World

No charges in roller-coaster amputee death

A double-amputee Iraq War veteran who was thrown from a roller-coaster never should have been allowed on the ride, but park operators face no criminal charges, authorities say.

Workers violated policy when they allowed U.S. army veteran on amusement park ride

Sgt. James T. Hackemer was ejected from a roller-coaster at Darien Lake Theme Park Resort, located between Buffalo and Rochester, N.Y. (Marybeth Vandergrift/Help our Military Heroes/Associated Press)

A double-amputee Iraq War veteran who was hurled off a towering roller-coaster to his death never should have been allowed on the ride, but park operators will face no criminal charges despite violating park policy, authorities said Wednesday.

Signs at the Ride of Steel roller coaster at Darien Lake Theme Park & Resort clearly state riders "must have two legs," Genesee County Sheriff Gary Maha said.

Sgt. James Hackemer died Friday when he was thrown from the last and second-highest of three hills on the coaster. He fell about 45 metres and landed on a grassy area at the park, which is between Rochester and Buffalo.

"He didn't have the physical attributes to hold him in," Maha said.

Investigators found no criminal activity, including intent. Yet the ride operators, who were not identified, "clearly knew" Hackemer shouldn't have been riding but offered no explanation for why they let him on.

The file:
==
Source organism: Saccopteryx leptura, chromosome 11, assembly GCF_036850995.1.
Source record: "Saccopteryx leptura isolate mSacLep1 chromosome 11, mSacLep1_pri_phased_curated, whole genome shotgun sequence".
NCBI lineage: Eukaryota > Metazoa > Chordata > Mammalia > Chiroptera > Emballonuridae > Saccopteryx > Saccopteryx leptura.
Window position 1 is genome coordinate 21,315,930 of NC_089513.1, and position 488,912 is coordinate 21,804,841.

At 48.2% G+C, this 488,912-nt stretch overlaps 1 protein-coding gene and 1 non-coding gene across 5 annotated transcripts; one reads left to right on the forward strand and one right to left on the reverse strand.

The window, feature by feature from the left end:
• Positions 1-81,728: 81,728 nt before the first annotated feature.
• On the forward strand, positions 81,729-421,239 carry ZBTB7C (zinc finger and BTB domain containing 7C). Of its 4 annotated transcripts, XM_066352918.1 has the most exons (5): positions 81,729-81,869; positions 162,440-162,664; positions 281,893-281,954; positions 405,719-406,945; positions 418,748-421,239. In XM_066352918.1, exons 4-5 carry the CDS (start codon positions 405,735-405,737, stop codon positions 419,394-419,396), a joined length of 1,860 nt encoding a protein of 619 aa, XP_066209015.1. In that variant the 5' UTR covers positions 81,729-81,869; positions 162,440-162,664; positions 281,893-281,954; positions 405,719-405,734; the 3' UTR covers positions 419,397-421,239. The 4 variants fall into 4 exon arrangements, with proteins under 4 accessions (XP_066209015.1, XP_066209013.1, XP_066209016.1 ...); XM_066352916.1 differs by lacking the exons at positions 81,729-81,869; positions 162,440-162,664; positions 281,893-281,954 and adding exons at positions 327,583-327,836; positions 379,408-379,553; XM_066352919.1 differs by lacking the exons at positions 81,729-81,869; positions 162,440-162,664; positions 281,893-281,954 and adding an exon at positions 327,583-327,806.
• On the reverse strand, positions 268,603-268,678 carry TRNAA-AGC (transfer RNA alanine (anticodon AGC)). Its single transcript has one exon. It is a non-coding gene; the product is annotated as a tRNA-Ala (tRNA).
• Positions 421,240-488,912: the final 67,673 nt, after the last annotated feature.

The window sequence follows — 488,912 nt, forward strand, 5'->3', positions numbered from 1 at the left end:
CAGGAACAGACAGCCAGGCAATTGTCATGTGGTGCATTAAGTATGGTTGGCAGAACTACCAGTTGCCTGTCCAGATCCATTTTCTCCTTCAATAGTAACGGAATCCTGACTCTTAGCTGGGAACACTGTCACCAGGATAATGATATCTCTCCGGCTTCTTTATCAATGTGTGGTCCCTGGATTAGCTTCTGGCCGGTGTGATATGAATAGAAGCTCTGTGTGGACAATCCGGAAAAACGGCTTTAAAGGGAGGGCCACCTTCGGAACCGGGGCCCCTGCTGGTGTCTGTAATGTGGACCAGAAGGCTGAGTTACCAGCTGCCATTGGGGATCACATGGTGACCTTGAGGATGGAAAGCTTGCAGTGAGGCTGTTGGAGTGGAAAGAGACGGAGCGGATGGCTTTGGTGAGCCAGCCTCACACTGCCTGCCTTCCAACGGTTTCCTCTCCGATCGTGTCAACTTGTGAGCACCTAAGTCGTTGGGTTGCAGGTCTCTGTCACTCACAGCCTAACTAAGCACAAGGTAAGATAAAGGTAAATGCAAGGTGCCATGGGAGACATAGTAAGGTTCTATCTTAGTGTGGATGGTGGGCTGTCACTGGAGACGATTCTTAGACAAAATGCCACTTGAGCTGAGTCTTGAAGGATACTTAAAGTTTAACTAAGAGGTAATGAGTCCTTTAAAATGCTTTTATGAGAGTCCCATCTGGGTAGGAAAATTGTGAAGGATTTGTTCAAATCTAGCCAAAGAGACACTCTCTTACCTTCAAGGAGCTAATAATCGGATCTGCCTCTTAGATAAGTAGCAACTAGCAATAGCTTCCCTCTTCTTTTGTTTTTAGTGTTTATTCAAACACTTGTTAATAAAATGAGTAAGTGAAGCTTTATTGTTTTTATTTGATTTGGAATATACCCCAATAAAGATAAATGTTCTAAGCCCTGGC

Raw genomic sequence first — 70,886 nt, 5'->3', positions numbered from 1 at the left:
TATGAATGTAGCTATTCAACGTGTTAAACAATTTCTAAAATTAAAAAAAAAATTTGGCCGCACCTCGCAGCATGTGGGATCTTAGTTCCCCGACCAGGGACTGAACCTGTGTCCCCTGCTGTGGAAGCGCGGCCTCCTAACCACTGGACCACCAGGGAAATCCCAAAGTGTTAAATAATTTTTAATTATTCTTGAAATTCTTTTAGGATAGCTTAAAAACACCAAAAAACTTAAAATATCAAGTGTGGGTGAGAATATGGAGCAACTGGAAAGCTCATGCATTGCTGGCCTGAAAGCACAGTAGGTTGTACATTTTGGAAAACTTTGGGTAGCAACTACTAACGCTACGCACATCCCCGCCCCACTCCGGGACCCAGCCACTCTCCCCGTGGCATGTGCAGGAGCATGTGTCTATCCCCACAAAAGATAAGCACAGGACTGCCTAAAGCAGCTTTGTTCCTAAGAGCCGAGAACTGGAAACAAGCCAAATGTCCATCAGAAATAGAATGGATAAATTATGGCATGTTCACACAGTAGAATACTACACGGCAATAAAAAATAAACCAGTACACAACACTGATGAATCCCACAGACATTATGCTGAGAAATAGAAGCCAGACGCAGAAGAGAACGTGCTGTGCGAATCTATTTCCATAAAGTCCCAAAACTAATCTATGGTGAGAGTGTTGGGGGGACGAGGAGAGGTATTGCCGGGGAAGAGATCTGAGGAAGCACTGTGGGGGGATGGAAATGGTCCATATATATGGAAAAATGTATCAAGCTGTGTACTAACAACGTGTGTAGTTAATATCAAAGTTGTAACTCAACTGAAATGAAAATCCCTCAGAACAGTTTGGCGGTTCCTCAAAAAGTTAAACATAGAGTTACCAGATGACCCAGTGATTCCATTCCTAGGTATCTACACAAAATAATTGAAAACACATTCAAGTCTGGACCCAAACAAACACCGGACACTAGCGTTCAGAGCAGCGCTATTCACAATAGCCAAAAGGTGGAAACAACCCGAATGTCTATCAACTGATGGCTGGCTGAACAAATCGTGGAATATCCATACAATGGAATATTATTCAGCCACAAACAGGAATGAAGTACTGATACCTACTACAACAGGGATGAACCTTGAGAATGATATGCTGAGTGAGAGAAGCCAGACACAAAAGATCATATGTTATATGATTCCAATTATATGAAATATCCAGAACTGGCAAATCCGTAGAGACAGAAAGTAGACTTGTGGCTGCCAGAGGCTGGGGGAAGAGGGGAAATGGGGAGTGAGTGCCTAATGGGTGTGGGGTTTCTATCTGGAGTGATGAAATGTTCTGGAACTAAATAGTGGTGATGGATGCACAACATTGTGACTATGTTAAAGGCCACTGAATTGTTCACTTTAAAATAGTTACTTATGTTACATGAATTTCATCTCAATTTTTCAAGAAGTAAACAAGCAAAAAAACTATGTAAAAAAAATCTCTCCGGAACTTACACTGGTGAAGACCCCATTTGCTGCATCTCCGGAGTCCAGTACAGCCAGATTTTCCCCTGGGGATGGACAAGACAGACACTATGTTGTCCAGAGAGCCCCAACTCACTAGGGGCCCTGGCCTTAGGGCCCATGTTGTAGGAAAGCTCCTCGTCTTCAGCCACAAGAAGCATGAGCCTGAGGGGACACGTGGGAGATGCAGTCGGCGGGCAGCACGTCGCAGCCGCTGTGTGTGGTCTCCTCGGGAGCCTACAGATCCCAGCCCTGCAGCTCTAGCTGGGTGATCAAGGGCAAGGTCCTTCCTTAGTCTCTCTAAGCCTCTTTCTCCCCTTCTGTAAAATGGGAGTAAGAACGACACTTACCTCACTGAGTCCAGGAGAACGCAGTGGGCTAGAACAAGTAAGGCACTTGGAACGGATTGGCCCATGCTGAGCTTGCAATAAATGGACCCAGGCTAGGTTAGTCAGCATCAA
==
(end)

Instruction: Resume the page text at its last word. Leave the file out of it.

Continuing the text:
"Darien Lake violated their own policies and procedures by letting him get on the ride," Maha said.

Family doesn't blame park

Civil liability could be determined later if a lawsuit is filed, he said. Hackemer's relatives have said they do not hold the theme park responsible.

Maha said the state labour department is still investigating the mechanics and safety of the ride but have indicated to him that the coaster was operating correctly.

Hackemer was missing all of his left leg and most of his right leg and was not wearing prosthetic limbs when he was thrown from the ride. The 29-year-old father of two had lost both his legs to a roadside bomb in Iraq in 2008 and was on a family outing when the accident happened.

The roller-coaster car pulled into the loading station with the lap bar and seatbelt still in place, Maha said.

The ride is still closed pending the state labour department probe.

A funeral service for Hackemer is planned for Thursday in his hometown of Gowanda. He will be buried at Arlington National Cemetery.

now